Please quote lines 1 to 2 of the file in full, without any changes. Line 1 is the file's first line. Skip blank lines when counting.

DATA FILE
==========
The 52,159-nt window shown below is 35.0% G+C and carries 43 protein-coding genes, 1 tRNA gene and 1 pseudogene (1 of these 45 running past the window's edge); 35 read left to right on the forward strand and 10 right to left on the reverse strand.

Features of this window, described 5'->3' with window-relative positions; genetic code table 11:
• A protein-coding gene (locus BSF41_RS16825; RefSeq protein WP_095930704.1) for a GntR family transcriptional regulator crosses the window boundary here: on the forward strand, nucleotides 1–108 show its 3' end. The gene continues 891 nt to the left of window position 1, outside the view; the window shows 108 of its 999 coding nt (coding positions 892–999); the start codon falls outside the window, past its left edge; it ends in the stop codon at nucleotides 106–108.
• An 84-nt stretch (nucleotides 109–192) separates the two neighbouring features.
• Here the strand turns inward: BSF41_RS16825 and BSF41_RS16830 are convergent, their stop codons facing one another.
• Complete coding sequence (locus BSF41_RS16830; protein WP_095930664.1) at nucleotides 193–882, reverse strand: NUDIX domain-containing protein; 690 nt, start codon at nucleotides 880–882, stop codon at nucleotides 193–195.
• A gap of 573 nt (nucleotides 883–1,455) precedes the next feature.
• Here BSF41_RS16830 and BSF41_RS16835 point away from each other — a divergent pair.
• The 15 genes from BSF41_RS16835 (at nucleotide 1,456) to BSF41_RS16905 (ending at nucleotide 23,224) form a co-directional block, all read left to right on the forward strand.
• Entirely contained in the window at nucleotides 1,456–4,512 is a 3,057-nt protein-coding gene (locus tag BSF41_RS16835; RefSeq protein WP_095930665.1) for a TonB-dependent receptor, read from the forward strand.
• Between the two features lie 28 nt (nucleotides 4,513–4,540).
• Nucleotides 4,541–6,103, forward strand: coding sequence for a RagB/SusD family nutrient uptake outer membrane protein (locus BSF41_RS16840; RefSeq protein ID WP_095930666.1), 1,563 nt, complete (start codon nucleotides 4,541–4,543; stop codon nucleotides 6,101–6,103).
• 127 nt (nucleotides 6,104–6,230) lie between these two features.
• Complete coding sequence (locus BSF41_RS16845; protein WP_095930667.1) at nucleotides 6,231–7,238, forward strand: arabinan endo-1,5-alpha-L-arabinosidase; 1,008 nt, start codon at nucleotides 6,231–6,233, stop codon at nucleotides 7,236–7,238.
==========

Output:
The 52,159-nt window shown below is 35.0% G+C and carries 43 protein-coding genes, 1 tRNA gene and 1 pseudogene (1 of these 45 running past the window's edge); 35 read left to right on the forward strand and 10 right to left on the reverse strand.

Features of this window, described 5'->3' with window-relative positions; genetic code table 11: